A Comparative Review of Component Tree Computation Algorithms

From LRDE

Abstract

Connected operators are morphological tools that have the property of filtering images without creating new contours and without moving the contours that are preserved. Those operators are related to the max-tree and min-tree repre- sentations of images, and many algorithms have been proposed to compute those trees. However, no exhaustive comparison of these algorithms has been proposed so farand the choice of an algorithm over another depends on many parameters. Since the need for fast algorithms is obvious for production code, we present an in-depth comparison of the existing algorithms in a unique framework, as well as variations of some of them that improve their efficiency. This comparison involves both sequential and parallel algorithms, and execution times are given with respect to the number of threads, the input image size, and the pixel value quantization. Eventually, a decision tree is given to help the user choose the most appropriate algorithm with respect to the user requirements. To favor reproducible research, an online demo allows the user to upload an image and bench the different algorithms, and the source code of every algorithms has been made available.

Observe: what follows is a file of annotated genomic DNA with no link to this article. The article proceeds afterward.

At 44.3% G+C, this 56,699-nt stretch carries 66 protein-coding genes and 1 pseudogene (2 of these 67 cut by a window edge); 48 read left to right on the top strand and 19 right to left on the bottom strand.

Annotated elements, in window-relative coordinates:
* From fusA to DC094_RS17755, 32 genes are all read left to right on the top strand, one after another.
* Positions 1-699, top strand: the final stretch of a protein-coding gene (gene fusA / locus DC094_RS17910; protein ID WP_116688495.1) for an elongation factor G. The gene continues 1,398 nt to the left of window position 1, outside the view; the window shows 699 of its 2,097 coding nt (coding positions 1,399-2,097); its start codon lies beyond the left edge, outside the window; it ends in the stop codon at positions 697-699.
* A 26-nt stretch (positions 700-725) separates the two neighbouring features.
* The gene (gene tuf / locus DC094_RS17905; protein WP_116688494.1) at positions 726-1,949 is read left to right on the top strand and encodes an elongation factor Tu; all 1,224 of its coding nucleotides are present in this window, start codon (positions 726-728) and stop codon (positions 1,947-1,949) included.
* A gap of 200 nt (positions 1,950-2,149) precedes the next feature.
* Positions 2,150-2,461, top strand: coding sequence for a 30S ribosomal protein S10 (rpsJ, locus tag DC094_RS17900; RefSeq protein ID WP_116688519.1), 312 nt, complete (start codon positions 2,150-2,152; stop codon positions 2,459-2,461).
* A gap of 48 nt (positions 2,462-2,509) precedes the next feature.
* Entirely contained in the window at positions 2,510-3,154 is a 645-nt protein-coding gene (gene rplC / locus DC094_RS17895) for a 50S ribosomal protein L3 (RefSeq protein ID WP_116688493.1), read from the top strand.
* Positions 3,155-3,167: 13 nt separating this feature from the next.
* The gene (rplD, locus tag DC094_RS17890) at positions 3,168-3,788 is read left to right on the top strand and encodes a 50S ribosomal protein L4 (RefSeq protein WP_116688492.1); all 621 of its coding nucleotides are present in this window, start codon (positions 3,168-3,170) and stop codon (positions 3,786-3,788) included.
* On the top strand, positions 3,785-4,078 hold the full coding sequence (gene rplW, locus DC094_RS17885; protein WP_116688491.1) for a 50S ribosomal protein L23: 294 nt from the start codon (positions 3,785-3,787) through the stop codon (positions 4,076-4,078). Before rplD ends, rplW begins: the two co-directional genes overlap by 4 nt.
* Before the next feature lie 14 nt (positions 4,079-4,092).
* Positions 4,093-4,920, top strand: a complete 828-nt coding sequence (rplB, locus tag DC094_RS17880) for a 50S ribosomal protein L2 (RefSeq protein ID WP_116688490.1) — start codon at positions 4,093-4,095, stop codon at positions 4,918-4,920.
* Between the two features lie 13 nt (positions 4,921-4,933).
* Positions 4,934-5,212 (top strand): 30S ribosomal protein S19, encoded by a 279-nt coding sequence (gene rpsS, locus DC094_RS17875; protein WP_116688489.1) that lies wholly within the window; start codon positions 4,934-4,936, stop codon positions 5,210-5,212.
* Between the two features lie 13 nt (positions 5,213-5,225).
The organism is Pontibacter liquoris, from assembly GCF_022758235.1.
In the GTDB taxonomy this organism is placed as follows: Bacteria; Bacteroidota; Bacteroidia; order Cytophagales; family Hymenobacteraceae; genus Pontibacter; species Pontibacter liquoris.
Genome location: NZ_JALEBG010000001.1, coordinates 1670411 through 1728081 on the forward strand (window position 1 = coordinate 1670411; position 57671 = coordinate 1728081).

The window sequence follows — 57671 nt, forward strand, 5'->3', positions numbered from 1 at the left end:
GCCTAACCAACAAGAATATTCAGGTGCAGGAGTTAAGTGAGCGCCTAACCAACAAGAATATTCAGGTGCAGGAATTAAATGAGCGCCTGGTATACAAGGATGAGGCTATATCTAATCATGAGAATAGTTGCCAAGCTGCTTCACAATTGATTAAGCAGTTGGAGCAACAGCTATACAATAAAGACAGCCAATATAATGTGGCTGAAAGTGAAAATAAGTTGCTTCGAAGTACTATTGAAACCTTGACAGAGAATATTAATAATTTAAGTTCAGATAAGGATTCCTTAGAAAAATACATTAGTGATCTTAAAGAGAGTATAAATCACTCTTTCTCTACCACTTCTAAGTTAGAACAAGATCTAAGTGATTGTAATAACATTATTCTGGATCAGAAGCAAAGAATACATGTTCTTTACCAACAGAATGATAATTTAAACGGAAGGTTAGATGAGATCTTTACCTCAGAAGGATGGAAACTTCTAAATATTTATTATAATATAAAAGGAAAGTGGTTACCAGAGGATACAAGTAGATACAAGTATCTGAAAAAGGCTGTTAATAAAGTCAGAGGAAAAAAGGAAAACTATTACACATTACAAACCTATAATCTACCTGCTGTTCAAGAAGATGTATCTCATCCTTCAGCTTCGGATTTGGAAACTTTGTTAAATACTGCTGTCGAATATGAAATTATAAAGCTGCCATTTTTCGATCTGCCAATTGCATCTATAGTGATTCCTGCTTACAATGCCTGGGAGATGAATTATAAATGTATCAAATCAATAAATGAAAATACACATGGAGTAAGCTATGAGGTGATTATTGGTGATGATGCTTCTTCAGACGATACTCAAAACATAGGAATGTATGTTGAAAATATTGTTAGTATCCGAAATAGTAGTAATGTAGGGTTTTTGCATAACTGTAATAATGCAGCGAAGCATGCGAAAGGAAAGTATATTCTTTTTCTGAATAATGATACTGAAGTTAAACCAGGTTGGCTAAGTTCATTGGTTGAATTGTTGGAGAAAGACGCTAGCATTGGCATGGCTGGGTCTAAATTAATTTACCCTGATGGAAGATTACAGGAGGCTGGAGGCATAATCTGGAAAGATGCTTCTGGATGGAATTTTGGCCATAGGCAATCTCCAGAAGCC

Documents

Dataset

Download the image dataset used in this comparison to bench the algorithms (26 Mb).

On-line application.

Compare the performance of the algorithms on an image of your choice and plot the performance curves.

Demo page url: http://olena.lrde.epita.fr/demos/maxtree_comparison.php

Status

Under development. For now, you can only plot curves and show performance of the algorithms on a pre-defined dataset. Benching the algorithms on your own images is still not possible.

Figures

Some results extracted from the paper. Tests conducted on Intel i7 (Intel(R) Core(TM) i7-2600 CPU @ 3.40GHz)

Figures to answer reviewers requests about:

  • Parallel algorithms behaviour on a machine with more cores. It has been tested on a 12-cores (24 logical cores) machine where each processor is an Intel(R) Xeon(R) CPU E5-2620 0 @ 2.00GHz.
  • Parallel algorithms behaviour on an AMD processor since some algorithms seem to be more efficient on those architectures. Tests have been conducted on a AMD quad-core AMD Phenom(tm) II X4 945 Processor.

Source files

You can download the archive with the source code.

Dependencies

The applications rely on those external libraries:

  • Boost
  • libfreeimage
  • Intel TBB

You need a c++ 11 compliant compiler (applications have been successfully built with gcc > 4.7 and icc

Building maxtree executables

> tar xjf maxtree-review.tar.bz2 && cd maxtree-review
> mkdir build && cd build
> cmake ..
> make -C apps/maxtree_comparison

It outputs the following executables:

  • maxtree_serial_hqueue: Salembier (sequential)
  • maxtree_serial_pqueue: Nister (<18bits) / Wilkinson (>18 bits) (sequential)
  • maxtree_serial_berger: Berger et al.